xeko2

But there was more bad news, “the owner of Xeko and Elf Island has run out of money and is incapable of continuing.” So, as of December 2013, Oomba was considered to be completely out of money and unable to work on Xeko. Additionally, the assets for Xeko and Elf Island were going to be put up for sale for any parties interested in working on the game. The project was canceled and Amy Tucker wouldn’t be able to digitize Xeko.

Unfortunately, if you do a quick search on Crunchbase, Oomba’s finances are a little complicated. In October 2013, the company was struggling with debt like the Facebook post claimed but they received debt financing from SOSVentures (venture firm helping startups), Private Capital Network (angel investor), and Nolan Bushnell, to the tune of $1.3 million. The following month, they received $1 million from an angel investor. I was unable to find any information about what they were working on during that time period and there’s no record of company purchases/acquisitions/ or projects. But the company did stop making updates on the Kickstarter page June 10, 2013 and was last heard from December 17th, the same year, clearing up more information about what happened in the Kickstarter comments.

But in May 2014 they did receive $1.4 million from an angel investor, the Xeko website is no longer up, communication is minimal, and there are no rewards. Waba went bankrupt. Oomba has separated itself from Xeko and no longer has the assets. Oomba has become a software company concentrating on cloud-based socializing for online tournaments, which is currently in its Beta stage.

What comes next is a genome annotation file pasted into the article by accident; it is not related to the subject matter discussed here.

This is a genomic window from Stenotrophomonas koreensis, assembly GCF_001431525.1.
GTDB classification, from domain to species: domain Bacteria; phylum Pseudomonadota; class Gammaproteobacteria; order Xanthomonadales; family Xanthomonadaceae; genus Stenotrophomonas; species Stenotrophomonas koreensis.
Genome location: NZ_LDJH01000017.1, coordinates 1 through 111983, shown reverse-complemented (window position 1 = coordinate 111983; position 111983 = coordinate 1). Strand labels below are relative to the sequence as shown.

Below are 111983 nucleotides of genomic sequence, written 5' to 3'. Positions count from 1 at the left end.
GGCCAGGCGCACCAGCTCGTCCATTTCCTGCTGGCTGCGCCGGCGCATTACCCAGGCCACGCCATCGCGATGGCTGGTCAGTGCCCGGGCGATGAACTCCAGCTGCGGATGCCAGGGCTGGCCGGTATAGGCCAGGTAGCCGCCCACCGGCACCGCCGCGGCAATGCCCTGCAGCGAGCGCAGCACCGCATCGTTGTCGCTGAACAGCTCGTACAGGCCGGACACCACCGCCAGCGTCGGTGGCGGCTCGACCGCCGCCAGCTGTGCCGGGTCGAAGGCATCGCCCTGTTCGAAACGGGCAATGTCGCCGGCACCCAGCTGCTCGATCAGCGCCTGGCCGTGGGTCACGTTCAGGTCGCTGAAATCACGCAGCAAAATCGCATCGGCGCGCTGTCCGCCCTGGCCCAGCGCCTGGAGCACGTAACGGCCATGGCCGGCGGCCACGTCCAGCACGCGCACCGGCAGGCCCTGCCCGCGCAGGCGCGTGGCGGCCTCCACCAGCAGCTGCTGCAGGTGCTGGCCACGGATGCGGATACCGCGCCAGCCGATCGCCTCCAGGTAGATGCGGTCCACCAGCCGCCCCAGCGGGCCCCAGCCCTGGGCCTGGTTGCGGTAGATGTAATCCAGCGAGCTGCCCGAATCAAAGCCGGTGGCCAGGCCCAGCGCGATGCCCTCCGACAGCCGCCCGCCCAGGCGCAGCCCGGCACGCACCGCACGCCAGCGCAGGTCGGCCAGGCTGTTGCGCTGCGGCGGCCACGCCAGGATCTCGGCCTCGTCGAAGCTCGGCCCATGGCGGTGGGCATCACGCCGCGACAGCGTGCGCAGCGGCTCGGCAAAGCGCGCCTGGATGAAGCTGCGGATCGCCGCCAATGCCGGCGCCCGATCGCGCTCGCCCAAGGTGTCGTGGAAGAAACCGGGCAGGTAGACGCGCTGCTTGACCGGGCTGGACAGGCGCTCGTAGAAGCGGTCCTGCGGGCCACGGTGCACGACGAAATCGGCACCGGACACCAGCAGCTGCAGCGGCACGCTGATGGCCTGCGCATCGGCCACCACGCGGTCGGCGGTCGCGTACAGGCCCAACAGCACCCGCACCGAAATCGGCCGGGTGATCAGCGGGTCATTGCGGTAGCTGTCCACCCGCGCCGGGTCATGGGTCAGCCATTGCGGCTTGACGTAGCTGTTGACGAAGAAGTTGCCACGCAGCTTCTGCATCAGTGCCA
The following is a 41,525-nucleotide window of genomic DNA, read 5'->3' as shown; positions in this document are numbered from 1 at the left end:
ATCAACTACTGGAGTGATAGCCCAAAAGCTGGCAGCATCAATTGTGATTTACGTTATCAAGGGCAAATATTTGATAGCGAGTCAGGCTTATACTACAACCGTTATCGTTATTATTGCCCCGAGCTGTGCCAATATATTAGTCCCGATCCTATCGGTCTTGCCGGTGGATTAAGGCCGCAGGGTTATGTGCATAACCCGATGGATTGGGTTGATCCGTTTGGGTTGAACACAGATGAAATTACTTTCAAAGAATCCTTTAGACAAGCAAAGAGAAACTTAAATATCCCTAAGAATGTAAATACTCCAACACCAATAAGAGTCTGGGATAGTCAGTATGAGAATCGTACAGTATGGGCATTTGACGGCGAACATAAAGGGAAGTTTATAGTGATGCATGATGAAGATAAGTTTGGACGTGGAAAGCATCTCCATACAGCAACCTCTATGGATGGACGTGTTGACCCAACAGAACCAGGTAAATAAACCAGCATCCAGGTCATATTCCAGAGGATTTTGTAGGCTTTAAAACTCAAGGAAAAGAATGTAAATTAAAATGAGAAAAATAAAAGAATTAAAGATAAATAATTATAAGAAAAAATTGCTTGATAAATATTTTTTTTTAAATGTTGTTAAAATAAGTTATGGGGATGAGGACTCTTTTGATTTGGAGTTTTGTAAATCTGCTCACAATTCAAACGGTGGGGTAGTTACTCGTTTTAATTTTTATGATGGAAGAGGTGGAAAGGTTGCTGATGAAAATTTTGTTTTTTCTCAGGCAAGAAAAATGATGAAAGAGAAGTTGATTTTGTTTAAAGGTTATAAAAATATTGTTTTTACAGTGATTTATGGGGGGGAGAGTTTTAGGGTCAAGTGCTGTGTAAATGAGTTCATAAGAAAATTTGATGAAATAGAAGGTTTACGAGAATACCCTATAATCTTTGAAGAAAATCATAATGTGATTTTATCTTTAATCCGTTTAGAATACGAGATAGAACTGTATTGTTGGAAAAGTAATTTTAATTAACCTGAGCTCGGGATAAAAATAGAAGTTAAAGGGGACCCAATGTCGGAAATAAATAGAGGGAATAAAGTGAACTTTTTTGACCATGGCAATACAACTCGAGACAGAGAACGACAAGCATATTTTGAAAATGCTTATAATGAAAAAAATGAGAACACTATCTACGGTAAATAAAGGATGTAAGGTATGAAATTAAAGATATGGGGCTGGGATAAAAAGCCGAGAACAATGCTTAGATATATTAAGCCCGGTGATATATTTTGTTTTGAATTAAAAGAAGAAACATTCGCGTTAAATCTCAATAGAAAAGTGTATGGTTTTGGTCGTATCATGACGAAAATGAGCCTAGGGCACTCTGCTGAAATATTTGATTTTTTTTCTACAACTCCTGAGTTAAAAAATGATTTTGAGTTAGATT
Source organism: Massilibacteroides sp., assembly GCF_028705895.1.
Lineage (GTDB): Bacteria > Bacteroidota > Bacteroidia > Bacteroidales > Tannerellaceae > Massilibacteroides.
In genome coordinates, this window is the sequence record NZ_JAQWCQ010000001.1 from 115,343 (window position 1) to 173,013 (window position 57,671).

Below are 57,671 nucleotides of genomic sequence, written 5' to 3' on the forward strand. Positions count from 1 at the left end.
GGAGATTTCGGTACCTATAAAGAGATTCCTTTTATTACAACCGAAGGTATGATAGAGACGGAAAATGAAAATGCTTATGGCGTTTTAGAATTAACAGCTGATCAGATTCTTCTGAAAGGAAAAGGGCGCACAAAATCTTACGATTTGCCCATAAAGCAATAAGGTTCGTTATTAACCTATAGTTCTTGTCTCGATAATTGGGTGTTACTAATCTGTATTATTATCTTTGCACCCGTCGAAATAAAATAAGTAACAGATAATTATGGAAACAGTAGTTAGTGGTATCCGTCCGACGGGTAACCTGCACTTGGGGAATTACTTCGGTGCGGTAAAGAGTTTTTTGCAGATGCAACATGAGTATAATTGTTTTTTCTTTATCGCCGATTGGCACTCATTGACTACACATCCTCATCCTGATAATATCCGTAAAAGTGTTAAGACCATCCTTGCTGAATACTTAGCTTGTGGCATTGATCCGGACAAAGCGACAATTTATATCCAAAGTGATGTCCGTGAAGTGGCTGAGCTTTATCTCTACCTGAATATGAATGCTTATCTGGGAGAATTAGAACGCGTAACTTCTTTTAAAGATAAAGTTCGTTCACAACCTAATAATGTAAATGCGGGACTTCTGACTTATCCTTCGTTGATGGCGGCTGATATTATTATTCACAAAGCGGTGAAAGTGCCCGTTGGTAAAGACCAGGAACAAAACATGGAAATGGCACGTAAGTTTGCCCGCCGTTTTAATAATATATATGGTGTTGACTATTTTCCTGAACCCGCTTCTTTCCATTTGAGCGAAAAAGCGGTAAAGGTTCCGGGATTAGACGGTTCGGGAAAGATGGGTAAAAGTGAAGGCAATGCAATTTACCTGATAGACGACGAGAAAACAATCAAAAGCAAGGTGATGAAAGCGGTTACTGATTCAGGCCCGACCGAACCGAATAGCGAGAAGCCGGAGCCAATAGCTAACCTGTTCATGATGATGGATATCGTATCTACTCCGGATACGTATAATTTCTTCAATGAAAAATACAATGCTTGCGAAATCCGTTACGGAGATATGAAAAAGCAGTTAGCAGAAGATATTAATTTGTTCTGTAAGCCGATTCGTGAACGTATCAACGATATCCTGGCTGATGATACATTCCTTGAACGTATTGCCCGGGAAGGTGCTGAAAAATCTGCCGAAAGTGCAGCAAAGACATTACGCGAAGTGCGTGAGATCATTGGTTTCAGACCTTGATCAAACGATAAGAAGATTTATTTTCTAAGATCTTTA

All around, it’s tough to say whether or not Xeko will continue development, if it was ever getting developed to begin with. But it doesn’t seem like Oomba will be taking a step in that direction anytime soon.


Have any news or updates regarding Xeko you’d like to share?  Let us know in the comments, forums, or drop us a line!

Know of other Kickstarter projects that have just dropped off the map?  Want us to do some digging and see what’s going on?  Comment below, or shoot us an email and we’ll start nosing around.

Read more Kickstarter MIA articles right here for more sad crowdfunding tales.

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Julie Morley
Julie Morley is a freelance writer and comic artist from Spring, Texas. She attended the Academy of Art University for two years, studying Animation and Illustration. Whilst here, she learned about writing comic scripts, storyboards, and general storytelling. Since leaving college, she has been working on personal comic projects, stories, and illustrations. She aspires to release a self published comic within two years. For the majority of her life, she has been playing console games, typically being third-person shooters and sandboxes. Her favorite game of existence is Dark Cloud II (Dark Chronicle) and her favorite Indie game is Gone Home.
Julie Morley
  • HungerGames

    The owner of Oomba, Michael Williams, is a major scumbag who has wasted a lot of investor money.